This post is also available in: Indonesia
Written by: Tuti Alawiyah
Experiencing living in three big cities in Japan; Tokyo, Sapporo, and Osaka is a grateful journey for me.
Just like other Indonesian kids who are grown up watching Japanese animes and reading mangas, living in Japan has been my dream since I was in junior high school. I made it come true in 2013 by joining an internship program in Tokyo.
The internship was held by a partnership between my university and Pasona company from Japan with the program “Pasona International Exchange Program. With the program, I had an opportunity to do an internship in a Japanese company for 2 months.
At the same time, I was applying for a MEXT scholarship which then gave me the opportunity to learn Japanese and its culture for one year in the Japanese Studies Program in Osaka. After finishing my study at Osaka Kyoiku University, then I came back to my country, Indonesia.
One More Challenge to Japan
I still can’t get my mind from a desire to be in Japan longer even after I came back to Indonesia. Then I rechallenged myself for another MEXT scholarship which then sends me to the land of snow, Hokkaido.
I was really eager to see the white scenery around since Indonesia only has dry and rainy seasons all year-round. I believe that most Indonesian are longing to experience snow just like me. So that I felt blessed to get myself another opportunity to continue study at Hokkaido University in 2017.
Touchdown Hokkaido, The Land of Snow
Hokkaido in the northern part of Japan has heavy snow and longer winter compared to other areas in Japan, which means that I will have definite chances to experience snow. Hokkaido University sits in the capital of the prefecture, Sapporo. I can say that my experience living in Sapporo is the most memorable time I spent in Japan so far.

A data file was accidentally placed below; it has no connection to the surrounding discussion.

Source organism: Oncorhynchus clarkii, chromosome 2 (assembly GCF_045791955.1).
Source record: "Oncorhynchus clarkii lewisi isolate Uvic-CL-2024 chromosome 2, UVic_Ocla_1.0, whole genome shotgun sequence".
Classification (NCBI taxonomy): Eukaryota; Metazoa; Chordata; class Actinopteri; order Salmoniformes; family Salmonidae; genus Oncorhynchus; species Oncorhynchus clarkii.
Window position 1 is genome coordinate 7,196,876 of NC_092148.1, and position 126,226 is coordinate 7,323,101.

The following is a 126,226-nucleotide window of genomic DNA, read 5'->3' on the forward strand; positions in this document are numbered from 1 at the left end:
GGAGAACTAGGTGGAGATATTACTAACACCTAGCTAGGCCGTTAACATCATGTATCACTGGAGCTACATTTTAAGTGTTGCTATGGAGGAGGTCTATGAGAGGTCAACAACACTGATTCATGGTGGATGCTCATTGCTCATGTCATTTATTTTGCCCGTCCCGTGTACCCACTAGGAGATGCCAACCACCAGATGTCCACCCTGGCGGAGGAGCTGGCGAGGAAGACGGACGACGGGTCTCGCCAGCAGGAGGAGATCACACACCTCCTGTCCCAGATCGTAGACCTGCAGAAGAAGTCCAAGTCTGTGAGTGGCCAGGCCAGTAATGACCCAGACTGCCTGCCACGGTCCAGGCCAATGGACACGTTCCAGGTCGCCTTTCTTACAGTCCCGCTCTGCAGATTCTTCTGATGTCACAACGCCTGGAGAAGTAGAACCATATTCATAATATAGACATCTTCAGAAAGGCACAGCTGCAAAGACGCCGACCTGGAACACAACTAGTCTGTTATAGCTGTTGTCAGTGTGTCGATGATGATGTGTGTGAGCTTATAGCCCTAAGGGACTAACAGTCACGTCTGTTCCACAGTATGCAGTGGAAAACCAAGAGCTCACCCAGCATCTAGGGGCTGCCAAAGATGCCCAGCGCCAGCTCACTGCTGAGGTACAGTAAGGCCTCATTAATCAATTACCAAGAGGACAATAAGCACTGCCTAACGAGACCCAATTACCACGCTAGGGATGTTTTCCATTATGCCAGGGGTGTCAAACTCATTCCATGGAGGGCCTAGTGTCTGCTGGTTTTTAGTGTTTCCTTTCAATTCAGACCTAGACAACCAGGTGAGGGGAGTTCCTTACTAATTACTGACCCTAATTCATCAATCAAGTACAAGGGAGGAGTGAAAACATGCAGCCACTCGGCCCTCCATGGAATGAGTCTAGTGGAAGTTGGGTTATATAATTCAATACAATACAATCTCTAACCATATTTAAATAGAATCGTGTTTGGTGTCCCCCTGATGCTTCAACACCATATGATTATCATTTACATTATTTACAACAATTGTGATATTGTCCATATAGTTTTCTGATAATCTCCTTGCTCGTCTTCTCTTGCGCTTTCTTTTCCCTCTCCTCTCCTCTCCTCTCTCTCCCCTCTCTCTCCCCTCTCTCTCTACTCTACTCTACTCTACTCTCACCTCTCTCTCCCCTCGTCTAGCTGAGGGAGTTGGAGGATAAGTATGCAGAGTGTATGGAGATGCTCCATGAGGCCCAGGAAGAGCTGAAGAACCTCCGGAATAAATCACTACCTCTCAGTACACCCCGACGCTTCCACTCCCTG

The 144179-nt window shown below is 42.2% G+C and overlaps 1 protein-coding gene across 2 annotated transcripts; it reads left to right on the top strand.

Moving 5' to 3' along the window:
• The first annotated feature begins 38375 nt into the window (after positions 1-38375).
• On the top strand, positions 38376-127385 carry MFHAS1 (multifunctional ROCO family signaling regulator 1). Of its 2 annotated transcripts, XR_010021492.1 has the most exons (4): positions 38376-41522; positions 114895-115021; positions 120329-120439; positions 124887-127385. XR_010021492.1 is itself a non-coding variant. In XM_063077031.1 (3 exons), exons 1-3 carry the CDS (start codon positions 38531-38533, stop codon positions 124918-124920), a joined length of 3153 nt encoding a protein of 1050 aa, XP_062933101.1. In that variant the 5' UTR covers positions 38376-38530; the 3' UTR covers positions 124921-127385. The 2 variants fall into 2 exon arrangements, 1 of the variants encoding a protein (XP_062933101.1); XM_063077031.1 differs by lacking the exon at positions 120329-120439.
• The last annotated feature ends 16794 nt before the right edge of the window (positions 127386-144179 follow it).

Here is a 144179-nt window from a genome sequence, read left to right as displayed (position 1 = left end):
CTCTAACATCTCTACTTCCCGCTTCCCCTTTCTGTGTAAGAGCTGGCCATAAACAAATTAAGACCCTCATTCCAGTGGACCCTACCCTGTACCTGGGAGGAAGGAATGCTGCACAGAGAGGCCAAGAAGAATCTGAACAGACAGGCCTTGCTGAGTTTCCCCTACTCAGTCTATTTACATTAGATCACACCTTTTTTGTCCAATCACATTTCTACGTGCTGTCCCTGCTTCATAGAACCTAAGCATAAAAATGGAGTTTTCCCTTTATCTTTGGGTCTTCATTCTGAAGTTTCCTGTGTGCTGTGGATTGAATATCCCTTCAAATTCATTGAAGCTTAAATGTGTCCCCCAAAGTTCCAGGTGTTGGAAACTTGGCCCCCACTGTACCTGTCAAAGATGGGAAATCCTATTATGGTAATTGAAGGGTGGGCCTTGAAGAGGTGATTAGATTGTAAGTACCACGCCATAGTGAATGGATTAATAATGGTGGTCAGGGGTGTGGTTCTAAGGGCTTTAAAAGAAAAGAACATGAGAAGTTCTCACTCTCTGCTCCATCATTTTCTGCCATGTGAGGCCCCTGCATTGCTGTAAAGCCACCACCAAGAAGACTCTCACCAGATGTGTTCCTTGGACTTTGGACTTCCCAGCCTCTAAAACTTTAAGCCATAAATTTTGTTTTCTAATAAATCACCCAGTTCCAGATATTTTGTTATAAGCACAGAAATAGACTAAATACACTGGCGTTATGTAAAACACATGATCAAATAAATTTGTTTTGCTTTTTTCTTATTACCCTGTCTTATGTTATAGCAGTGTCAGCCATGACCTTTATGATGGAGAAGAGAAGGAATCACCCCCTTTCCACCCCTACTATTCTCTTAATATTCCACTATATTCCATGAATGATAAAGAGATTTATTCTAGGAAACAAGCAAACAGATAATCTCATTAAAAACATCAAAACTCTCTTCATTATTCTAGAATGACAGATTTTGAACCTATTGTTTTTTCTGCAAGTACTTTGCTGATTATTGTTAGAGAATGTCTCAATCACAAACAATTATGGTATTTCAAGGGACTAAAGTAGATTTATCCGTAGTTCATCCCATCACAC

I still remember the very first day I arrived in Sapporo, it was in early April 2017. It should be spring in the other city, but I could see the land of Hokkaido were all covered by snow from the plane’s window. That scenery was beautiful which gets me overwhelmed! It was 7°C that gave me the chill when I stepped out from New Chitose Airport.
It was like a dream that the night before I was still in Jakarta, the city with an average temperature of about 30°C all the year, and then here I am in the land of snow with snowy winter for almost half of the year! I greeted myself joyfully.
My first day in Sapporo was quite challenging, especially in adjusting my body to the new temperature. Sapporo still has snowfall even in the middle of April. There were still piles of snow by the side of the road, as well as puddles of melting snow making the road slippery.
I still remember the happiness I felt in my heart that I can touchdown Sapporo, even feeling cold and need to mind my steps at the same time. One lesson learned, bring extra outers if you want to visit Hokkaido even during the spring or autumn.
Alhamdulillah, I am very grateful to be able to experience receiving scholarships twice. It wasn’t about my own abilities. My journey as a scholarship hunter was about the process of tawakkal (reliance on God). The only thing I did was do my very best during the application and let everything decided by Allah SWT because I believe in the phrase “do the best and let God do the rest”.
My Campus Life in Hokkaido University
I was pursuing my master’s degree at Hokkaido University, or usually called “Hokudai” for short, and I felt superly blessed to get awarded the MEXT (monbukagakusho) scholarship for the second time. Of course, there were lots of struggle on my journey to get this full scholarship, but in short, I enrolled in the MEXT scholarship by G to G program at the Japanese Embassy in Jakarta, competed with thousands of candidate from all over Indonesia to take the document screening, written test, and interview.
If you’re interested to know further about this scholarship program, please kindly check the Japan Embassy website of your country with the keyword Monbukagakusho Scholarship.